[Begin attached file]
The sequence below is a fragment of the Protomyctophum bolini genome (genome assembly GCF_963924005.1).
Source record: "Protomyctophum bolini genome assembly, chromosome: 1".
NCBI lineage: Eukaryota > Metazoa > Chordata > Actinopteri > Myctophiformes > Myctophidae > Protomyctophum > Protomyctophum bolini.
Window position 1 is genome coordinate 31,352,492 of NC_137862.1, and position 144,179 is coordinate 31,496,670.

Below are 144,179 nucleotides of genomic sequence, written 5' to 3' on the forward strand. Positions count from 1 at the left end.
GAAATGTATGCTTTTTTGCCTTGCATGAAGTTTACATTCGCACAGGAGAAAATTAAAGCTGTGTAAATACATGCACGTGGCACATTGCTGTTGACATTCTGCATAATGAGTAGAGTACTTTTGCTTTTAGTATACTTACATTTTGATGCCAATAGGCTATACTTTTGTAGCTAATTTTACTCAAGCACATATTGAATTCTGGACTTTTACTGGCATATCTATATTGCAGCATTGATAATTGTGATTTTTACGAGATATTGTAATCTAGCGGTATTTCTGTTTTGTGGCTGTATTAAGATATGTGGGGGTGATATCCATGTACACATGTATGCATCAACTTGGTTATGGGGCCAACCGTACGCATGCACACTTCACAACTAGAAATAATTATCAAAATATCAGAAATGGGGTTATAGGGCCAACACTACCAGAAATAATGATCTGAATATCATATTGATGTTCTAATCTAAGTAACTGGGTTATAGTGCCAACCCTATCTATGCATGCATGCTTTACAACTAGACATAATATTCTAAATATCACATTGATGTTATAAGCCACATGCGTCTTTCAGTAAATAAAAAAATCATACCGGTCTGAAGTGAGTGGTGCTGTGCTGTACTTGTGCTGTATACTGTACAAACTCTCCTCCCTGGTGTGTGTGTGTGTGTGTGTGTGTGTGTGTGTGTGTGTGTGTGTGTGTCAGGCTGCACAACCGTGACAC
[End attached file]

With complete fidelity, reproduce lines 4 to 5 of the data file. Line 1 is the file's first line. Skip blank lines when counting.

Window position 1 is genome coordinate 31,352,492 of NC_137862.1, and position 144,179 is coordinate 31,496,670.

Below are 144,179 nucleotides of genomic sequence, written 5' to 3' on the forward strand. Positions count from 1 at the left end.